Contrary to previous years, Spanish all-rounder Alejandro Valverde will not target the Spring Classics next season, but concentrate on the Tour de France and the Vuelta a España instead. At a meeting with students of the Murcia University in San Javier on Tuesday, the Caisse d'Epargne rider revealed that the second part of his 2008 season will be more important to him than the early one-day monuments like Liège-Bastogne-Liège and the Flèche Wallonne, which he won in 2006.
"Even without knowing the route of the Vuelta a España, which will be revealed on December 5, I can already say that I will race the Spanish Grand Tour," Valverde told Cyclingnews. "Contrary to the last few seasons, I will concentrate on the second half of the season, which includes the Tour, the Beijing Olympics, the Worlds and the Vuelta. I want to change the way I dealt with the calendar up until now."
The Spaniard has been known for his tendency to race competitively as early in the season as the Mallorca Challenge in February, which he won twice. But in the light of his Grand Tour possibilities, the man also known as 'El Imbatido' will have to pick his peaks of form more carefully. "I want to start off [the season] much more relaxed, without pressure," he said. "I'll also participate in the Classics, but I'll deal with them differently."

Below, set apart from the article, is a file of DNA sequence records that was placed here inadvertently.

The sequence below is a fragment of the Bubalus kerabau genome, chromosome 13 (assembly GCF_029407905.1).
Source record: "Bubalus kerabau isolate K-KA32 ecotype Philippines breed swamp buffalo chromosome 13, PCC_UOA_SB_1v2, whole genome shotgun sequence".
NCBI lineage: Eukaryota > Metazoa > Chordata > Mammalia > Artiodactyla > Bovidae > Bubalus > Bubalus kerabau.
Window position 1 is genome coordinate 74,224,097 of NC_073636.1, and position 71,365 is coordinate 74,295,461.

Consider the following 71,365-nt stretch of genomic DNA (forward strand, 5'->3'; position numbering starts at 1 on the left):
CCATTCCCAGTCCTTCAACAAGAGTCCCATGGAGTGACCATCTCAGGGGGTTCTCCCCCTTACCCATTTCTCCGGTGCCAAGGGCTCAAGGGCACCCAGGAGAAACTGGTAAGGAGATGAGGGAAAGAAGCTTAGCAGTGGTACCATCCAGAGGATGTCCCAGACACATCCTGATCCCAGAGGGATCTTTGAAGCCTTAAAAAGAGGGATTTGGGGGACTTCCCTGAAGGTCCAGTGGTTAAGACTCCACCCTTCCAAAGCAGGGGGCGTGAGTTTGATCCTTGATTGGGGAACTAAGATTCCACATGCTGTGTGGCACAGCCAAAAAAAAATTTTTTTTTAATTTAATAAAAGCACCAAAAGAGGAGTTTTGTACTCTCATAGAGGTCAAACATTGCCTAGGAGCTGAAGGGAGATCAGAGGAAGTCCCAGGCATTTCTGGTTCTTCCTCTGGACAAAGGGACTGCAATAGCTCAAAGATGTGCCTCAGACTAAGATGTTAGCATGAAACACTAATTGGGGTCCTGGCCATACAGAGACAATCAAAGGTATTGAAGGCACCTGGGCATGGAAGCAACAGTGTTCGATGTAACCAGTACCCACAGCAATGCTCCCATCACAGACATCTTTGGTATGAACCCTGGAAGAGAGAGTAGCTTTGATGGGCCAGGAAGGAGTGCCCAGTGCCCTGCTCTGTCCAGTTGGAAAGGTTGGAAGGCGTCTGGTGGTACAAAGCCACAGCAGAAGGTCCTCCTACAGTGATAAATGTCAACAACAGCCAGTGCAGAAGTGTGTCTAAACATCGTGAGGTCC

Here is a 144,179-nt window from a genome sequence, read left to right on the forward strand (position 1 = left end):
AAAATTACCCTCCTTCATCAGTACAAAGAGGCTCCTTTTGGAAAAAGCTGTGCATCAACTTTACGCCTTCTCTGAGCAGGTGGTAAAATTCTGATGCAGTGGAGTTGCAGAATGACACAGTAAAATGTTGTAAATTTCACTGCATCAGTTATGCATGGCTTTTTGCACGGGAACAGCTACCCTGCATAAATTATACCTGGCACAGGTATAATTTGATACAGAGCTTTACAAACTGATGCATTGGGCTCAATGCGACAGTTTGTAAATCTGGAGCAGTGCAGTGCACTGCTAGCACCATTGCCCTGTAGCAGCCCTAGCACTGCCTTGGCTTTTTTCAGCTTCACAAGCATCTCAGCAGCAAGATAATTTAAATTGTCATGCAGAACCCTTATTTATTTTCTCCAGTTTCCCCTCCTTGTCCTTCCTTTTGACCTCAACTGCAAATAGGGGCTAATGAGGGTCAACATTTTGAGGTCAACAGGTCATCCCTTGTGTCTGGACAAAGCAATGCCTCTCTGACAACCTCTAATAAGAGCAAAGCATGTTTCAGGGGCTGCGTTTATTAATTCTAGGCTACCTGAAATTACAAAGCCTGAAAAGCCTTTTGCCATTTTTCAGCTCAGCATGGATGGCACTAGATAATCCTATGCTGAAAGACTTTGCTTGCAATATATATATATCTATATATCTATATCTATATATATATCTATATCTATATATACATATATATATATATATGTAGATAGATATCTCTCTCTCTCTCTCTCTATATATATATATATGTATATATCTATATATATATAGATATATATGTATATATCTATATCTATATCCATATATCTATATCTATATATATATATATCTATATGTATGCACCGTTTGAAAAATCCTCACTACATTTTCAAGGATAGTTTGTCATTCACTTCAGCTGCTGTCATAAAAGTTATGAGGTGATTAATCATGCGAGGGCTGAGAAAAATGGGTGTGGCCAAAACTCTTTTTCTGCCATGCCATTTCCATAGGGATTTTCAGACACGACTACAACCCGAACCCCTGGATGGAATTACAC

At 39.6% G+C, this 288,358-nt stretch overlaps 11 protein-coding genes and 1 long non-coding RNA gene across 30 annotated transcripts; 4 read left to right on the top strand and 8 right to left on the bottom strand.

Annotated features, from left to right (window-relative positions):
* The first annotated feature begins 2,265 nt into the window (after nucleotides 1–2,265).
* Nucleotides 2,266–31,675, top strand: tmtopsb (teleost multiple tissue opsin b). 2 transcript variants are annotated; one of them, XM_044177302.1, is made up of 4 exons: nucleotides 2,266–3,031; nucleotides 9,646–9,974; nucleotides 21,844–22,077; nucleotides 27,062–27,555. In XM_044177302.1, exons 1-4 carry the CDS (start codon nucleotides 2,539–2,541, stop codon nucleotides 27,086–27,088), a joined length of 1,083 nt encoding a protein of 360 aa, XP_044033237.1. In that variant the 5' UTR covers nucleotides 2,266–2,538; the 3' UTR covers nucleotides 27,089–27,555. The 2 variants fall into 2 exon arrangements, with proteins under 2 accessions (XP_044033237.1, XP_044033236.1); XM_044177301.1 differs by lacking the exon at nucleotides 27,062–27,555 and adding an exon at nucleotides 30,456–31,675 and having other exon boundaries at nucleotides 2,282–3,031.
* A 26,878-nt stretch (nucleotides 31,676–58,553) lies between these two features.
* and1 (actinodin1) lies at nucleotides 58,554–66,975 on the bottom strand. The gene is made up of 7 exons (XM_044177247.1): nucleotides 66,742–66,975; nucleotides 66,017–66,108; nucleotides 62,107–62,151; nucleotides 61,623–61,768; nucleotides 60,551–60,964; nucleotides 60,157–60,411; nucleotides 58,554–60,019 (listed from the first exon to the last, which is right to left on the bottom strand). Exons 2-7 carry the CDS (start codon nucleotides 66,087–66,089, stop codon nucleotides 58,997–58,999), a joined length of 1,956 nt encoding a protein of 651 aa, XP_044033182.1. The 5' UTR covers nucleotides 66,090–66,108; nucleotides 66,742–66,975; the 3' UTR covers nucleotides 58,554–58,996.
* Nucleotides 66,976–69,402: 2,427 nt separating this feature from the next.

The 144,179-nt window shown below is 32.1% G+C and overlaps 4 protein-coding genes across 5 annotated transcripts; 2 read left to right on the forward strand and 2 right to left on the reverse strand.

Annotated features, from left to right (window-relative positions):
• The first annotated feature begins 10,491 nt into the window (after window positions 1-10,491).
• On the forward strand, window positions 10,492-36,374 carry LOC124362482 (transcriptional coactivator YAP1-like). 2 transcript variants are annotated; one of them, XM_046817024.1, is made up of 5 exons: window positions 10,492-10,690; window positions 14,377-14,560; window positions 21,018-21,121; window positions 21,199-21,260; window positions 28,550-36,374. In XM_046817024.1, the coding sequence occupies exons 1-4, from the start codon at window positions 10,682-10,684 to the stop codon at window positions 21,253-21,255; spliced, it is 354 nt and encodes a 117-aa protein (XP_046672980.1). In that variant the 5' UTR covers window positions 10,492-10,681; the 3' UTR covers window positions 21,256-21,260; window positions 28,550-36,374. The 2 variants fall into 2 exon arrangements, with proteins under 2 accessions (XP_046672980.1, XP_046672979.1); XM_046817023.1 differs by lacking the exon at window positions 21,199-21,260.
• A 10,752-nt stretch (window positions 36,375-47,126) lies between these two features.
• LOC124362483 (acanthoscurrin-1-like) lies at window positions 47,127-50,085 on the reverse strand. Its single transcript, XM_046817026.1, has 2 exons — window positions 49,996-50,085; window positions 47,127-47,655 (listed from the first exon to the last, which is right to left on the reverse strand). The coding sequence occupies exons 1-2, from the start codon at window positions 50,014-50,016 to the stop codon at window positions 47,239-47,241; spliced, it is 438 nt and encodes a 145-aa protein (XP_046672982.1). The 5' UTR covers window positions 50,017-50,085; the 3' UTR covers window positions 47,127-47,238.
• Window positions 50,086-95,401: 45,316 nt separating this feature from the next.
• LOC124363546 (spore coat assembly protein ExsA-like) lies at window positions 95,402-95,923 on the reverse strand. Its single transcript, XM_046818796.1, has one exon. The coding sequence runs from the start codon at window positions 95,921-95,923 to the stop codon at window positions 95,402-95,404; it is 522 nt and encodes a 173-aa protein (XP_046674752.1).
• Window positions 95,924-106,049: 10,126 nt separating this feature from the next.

Valverde was looking forward to fulfilling his Grand Tour hopes at both the Tour and the Vuelta. Although he missed the presentation of the Tour route in Paris last month, he has had time to look at the itinerary - and liked what he saw. "For me, it's better to first take on the Pyrenees, and the Alps afterwards. It's also a relief to know that there will be less time trialling kilometres. I like the climbs they have put in, and the overall route is good for me, I think. But hold your horses - you don't win the Tour on paper," he commented.
But the 27 year-old didn't want to get into any polemics as to the integration of the dreaded Angliru climb in the Vuelta a España, which has generated much discussion in Spain. "I don't argue about that," Valverde added. "The fans want the Angliru because it creates a great spectacle, and that's a priority in cycling to recover public interest."
Courtesy of Antonio J. Salmerón